Last month I was in the Strand bookstore and bought two books by Haruki Makamuri, What I Talk about When I Talk About Running and The Wind Up Bird Chronicle. When I got to the register, I was surprised how strange it felt to physically buy a book in this digital age.
A few weeks later I was in Hudson News at the San Francisco Airport. There with the other best-selling books was Michael Lewis’ The Big Short which I’d seen in probably 30 other store windows and thought about buying. I figured with a long flight ahead and the knowledge that my laptop would die before I got to New York, I may as well pony up for the book.
But it cost $27.95 in hardcover.
Though I’d only read ONE book on my wife’s Kindle and I don’t own an iPad, suddenly I felt my iPhone burning a hole in my pocket. I looked The Big Short up on the two free apps I have on my iPhone (iBooks and the Kindle app), and it was available in both places for about $10. And on top of that I had the realization that NOT owning the printed hardcopy of this big, bulky book was a plus….along with the prospect of saving 2/3rd off the cover price.
So I downloaded it.
One of the toughest nuts to crack is figuring out which trends, which behaviors that seem so engrained actually have the ability to turn on a dime. Think iPhones in a Blackberry world; Google search in the days of Yahoo; ebooks today; money transfer through phones in Kenya; texting; wearing seatbelts; smoking; digital photography…
The examples that move fastest are all digital, but wholescale transformation happens all around us. Reading primarily printed books (or printed anything) is going to seem quaint in 10 years’ time. And how long, do you think, before every book comes with a free ebook download? Before you feel like you’re missing out when you read a magazine, because you can’t click on the photos? Our kids will hear you talk about this stuff the way I heard my parents talk about black and white TV.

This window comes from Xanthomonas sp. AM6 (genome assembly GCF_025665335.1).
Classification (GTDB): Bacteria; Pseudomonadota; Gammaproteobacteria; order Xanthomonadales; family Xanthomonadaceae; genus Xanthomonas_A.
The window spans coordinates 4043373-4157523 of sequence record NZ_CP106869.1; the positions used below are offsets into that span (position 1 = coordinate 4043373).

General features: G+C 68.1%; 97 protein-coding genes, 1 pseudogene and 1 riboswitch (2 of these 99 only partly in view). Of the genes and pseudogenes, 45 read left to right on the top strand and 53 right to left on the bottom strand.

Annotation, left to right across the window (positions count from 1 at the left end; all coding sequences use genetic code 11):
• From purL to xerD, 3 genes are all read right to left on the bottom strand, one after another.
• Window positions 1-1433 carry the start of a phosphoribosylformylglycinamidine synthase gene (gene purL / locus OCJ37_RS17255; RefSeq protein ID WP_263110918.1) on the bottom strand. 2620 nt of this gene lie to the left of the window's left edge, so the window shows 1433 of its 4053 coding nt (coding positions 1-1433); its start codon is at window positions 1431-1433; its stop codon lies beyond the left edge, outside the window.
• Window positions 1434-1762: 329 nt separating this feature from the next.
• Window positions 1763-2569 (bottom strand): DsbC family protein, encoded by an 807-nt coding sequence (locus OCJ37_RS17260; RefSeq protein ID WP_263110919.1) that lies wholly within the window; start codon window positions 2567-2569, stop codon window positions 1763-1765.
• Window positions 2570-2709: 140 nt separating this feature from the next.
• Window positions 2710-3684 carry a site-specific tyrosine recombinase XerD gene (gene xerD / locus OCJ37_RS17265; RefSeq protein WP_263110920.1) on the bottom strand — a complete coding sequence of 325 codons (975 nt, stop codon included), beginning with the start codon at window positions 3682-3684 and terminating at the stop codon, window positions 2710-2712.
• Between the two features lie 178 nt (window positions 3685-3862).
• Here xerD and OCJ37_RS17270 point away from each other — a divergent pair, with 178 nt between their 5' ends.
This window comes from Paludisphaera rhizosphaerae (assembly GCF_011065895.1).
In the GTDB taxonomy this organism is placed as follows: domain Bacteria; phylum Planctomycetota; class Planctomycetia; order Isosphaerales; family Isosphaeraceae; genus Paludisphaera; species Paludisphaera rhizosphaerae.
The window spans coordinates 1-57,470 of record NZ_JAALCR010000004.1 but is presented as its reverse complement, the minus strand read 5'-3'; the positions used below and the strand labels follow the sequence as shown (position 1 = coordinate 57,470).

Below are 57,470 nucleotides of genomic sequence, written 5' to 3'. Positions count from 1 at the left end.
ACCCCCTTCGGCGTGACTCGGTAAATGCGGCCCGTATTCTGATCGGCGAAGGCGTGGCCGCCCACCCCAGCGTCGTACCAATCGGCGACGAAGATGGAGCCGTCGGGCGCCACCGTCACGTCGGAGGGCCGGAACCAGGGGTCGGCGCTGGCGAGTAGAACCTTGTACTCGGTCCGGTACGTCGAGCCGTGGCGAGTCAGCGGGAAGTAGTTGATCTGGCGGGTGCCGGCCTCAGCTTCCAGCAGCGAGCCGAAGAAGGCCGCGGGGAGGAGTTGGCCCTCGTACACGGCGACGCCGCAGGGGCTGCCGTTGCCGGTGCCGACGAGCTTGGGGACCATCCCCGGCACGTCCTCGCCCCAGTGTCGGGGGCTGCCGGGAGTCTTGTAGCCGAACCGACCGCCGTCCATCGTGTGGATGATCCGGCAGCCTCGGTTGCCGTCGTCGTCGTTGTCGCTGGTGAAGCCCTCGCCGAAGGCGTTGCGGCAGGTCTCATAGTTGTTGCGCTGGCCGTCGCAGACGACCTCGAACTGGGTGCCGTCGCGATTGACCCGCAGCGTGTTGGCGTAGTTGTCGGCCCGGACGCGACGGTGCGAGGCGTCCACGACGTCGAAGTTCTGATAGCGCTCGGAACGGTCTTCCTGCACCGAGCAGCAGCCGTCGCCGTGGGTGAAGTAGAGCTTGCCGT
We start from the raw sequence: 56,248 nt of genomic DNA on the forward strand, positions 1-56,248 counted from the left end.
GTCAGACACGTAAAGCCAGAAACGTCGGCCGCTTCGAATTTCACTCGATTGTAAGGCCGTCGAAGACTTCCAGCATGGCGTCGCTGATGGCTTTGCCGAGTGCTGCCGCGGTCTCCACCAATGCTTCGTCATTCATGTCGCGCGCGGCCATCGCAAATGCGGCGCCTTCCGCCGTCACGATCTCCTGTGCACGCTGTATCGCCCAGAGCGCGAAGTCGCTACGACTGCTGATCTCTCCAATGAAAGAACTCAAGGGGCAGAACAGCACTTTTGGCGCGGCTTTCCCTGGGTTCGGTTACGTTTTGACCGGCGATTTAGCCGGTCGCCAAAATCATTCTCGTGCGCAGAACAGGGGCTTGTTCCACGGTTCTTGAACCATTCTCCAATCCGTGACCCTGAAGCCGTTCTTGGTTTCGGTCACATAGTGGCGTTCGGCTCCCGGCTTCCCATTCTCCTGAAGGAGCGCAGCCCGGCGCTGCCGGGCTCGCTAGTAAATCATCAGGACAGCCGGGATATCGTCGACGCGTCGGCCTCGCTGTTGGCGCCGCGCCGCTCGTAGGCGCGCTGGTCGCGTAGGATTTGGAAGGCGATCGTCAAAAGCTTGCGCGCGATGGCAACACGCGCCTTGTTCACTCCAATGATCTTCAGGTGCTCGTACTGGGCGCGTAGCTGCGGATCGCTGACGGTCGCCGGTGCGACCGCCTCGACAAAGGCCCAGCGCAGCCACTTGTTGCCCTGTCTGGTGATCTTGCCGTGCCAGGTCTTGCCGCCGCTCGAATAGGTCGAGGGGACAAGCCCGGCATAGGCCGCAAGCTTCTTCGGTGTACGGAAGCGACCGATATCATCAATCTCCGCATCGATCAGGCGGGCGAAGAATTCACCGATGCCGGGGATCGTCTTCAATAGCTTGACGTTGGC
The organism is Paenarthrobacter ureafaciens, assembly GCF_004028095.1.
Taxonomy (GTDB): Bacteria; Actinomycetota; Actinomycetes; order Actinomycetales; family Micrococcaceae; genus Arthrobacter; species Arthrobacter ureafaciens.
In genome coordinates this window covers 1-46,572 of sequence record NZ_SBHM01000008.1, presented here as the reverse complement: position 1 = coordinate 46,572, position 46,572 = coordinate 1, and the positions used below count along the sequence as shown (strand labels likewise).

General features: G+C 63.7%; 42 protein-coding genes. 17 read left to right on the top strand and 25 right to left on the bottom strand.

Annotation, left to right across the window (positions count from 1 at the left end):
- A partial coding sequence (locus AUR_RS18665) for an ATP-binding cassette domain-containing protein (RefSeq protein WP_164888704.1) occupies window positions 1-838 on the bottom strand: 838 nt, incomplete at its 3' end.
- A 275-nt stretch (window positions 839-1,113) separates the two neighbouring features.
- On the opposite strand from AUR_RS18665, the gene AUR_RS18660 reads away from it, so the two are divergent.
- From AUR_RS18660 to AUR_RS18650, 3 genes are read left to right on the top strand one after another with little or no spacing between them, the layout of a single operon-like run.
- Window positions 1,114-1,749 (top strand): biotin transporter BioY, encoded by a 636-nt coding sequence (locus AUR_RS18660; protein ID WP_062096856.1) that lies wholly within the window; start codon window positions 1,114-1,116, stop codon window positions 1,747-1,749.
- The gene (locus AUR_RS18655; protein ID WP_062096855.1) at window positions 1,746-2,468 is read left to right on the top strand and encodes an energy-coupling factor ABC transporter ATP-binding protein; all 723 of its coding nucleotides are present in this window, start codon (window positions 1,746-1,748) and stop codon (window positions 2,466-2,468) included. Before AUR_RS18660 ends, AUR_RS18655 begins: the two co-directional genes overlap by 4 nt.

The ultimate opportunity for leverage is to spot or create things that slowly, quietly, unexpectedly, have the potential to go from “that’s crazy” to “how did we live without it” on a dime. And most of the hard work happens during the “that’s crazy” part of the curve, which requires more than vision – it requires mettle.
One thought on “The slow walk off a cliff”
From your perspective, is Acumen Fund in the “that’s crazy” phase?
The more I’m exposed to Acumen Fund’s model and mission through reading the communication drips, the more this makes sense to me. And the more that traditional nonprofit models don’t make sense.
Years ago, when I read Anita Roddick’s book, “Business as Unusual,” I had a lightbulb moment. I had always tried to separate commerce, social responsibility and art in my mind (i.e. Commerce is how we pay the bills and keep society running. Philanthropy and church are how we give back. And art and faith are how we feed our souls).
Roddick’s approach to business, politics and life showed me that these can easily co-exist. It’s what Seth Godin is advocating. We can trade, advance society and create beauty through anything we choose. The first step off the proverbial cliff is making the choice.
Which, naturally, feels crazy.